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United States Patent 9,612,565
Hiroe April 4, 2017

Drive mechanism and image forming apparatus

Abstract

A drive mechanism includes a first transmission mechanism that transmits a driving force of a drive unit to a first rotary member to rotate the first rotary member; a second transmission mechanism including a first drive path along which the second transmission mechanism transmits the driving force to a second rotary member through a first gear train to rotate the second rotary member, and a second drive path along which the second transmission mechanism transmits the driving force to the second rotary member through a second gear train to rotate the second rotary member, the second gear train having a gear ratio that differs from a gear ratio of the first gear train; and a switching mechanism that is operated by the driving force and switches the second transmission mechanism between the first drive path and the second drive path.


Inventors: Hiroe; Nobuhiro (Kanagawa, JP)
Applicant:
Name City State Country Type

FUJI XEROX Co., Ltd.

Tokyo

N/A

JP
Assignee: FUJI XEROX CO., LTD. (Tokyo, JP)
Family ID: 1000002501933
Appl. No.: 14/691,622
Filed: April 21, 2015


Prior Publication Data

Document IdentifierPublication Date
US 20160077484 A1Mar 17, 2016

Foreign Application Priority Data

Sep 17, 2014 [JP] 2014-189429

Current U.S. Class: 1/1
Current CPC Class: G03G 15/757 (20130101); G03G 21/1647 (20130101)
Current International Class: G03G 15/00 (20060101); G03G 21/16 (20060101)

References Cited [Referenced By]

U.S. Patent Documents
5848309 December 1998 Shimizu
Foreign Patent Documents
2005-054861 Mar 2005 JP
2012-133385 Jul 2012 JP
Primary Examiner: Gray; David
Assistant Examiner: Do; Andrew V
Attorney, Agent or Firm: Sughrue Mion, PLLC

Claims



What is claimed is:

1. A drive mechanism comprising: a first transmission mechanism configured to transmit a driving force of a drive unit to a first rotary member to rotate the first rotary member; a second transmission mechanism including: a first drive path along which the second transmission mechanism is configured to transmit the driving force of the drive unit to a second rotary member through a first gear train to rotate the second rotary member; and a second drive path along which the second transmission mechanism is configured to transmit the driving force of the drive unit to the second rotary member through a second gear train to rotate the second rotary member, the second gear train having a gear ratio that differs from a gear ratio of the first gear train; and a switching mechanism configured to be operated by the driving force of the drive unit and to switch the second transmission mechanism between the first drive path and the second drive path, wherein the first rotary member is separate from the second transmission mechanism, and wherein the first rotary member comprises at least one of a photoconductor and a developing roller.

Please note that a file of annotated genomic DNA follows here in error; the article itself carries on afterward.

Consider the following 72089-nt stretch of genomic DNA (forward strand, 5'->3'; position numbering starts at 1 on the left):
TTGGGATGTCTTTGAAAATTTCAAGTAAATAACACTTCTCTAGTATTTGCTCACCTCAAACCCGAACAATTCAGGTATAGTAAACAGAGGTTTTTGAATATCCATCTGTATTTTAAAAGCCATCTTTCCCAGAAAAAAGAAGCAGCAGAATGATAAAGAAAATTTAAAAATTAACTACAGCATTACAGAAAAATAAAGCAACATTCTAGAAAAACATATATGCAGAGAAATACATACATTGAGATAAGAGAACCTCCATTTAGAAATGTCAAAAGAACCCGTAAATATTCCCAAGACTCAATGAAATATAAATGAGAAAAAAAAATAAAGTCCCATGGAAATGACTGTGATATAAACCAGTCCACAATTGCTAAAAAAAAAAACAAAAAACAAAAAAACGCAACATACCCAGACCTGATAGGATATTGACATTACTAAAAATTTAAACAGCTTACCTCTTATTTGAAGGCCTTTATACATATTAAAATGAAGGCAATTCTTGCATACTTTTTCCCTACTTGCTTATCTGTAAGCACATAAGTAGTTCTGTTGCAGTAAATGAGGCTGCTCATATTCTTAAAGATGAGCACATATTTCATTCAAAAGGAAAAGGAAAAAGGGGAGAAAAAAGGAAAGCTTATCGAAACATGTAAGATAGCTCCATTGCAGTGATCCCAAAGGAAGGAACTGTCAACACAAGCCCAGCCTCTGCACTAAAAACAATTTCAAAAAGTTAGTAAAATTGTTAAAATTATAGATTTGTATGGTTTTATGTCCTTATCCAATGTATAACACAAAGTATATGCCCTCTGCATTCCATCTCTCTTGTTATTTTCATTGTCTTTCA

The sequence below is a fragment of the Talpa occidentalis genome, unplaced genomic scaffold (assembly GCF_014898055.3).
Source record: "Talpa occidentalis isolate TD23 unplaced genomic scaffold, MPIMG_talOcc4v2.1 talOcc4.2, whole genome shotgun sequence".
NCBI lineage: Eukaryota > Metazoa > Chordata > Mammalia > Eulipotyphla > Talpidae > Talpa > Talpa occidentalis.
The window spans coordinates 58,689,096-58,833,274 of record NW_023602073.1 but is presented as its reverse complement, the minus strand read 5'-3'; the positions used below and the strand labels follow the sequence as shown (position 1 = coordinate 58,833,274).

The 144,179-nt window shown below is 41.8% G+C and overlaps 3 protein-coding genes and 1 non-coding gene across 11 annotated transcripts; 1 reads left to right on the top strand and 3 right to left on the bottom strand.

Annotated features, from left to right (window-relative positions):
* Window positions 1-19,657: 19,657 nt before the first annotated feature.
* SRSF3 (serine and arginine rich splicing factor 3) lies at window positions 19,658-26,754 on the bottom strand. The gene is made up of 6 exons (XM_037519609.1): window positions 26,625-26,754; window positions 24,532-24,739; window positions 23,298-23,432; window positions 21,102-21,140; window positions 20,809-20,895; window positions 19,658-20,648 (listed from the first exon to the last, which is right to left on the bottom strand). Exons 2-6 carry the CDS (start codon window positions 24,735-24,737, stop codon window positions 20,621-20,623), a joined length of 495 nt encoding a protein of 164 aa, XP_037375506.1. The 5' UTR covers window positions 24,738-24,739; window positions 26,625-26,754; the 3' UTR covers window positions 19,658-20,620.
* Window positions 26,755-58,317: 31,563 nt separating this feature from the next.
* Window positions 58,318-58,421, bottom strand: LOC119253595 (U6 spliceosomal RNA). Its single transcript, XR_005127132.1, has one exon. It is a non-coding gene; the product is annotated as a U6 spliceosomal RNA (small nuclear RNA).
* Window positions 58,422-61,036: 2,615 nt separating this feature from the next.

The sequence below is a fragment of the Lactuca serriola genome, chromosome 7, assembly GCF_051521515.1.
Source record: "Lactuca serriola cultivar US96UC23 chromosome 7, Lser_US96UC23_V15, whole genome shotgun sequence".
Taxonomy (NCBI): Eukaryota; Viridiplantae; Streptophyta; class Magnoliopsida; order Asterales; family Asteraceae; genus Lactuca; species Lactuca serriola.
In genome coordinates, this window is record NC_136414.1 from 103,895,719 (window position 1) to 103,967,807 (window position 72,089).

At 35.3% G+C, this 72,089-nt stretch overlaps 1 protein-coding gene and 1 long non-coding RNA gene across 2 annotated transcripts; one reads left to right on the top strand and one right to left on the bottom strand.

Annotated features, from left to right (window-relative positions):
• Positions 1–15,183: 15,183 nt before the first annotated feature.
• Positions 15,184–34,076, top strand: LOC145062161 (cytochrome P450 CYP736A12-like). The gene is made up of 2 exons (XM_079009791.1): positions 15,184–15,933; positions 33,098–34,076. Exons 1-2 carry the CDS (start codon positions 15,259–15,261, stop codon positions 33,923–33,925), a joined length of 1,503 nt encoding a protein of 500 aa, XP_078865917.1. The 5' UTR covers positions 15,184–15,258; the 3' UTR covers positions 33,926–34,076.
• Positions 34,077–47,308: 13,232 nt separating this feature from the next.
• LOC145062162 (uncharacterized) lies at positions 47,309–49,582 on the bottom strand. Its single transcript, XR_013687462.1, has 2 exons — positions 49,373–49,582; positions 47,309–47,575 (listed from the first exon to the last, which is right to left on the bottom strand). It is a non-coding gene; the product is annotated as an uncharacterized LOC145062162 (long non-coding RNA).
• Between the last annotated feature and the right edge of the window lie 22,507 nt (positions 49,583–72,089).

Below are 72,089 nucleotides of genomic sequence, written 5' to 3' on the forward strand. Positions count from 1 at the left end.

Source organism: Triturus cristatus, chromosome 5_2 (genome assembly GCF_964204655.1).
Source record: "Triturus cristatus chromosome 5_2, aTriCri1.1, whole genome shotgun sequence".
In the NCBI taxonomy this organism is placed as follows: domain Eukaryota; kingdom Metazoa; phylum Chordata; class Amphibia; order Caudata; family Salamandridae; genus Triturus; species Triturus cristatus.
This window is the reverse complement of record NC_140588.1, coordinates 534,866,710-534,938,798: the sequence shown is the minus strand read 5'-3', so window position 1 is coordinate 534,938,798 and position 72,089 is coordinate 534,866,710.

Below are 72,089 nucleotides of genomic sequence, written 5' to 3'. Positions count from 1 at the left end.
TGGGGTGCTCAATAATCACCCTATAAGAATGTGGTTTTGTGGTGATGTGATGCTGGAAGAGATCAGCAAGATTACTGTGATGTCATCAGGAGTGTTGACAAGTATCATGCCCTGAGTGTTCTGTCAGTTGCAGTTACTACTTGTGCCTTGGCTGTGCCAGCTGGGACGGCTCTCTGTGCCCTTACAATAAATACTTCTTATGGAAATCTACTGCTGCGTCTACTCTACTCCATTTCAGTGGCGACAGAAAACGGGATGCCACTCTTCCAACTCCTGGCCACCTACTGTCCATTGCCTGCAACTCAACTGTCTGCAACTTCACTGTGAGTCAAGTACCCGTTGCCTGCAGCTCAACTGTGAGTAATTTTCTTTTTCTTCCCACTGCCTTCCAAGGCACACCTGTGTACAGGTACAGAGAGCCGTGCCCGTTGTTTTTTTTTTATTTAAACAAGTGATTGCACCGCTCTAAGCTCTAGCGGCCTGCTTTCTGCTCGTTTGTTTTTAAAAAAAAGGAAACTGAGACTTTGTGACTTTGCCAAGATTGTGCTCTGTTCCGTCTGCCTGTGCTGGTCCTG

2. The drive mechanism according to claim 1, wherein the switching mechanism comprises a double gear.

3. The drive mechanism according to claim 1, wherein the switching mechanism comprises a rack.

4. The drive mechanism according to claim 1, wherein the first transmission mechanism is configured to transmit the driving force of the drive unit in a first direction to the first rotary member to rotate the first rotary member, and wherein the second transmission mechanism is configured to transmit the driving force of the drive unit in the first direction to the second rotary member through the first gear train to rotate the second rotary member.

5. The drive mechanism according to claim 4, wherein the second transmission mechanism is configured to transmit the driving force of the drive unit in the first direction to the second rotary member through the second gear train to rotate the second rotary member.

6. The drive mechanism according to claim 1, wherein the drive unit comprises a drive motor that only rotates in one direction.

7. The drive mechanism according to claim 1, wherein the drive mechanism is configured such that, when the switching mechanism is operated to switch the second transmission mechanism between the first drive path and the second drive path, a rotational speed of the second rotary member is changed without changing the rotational speed of the first rotary member.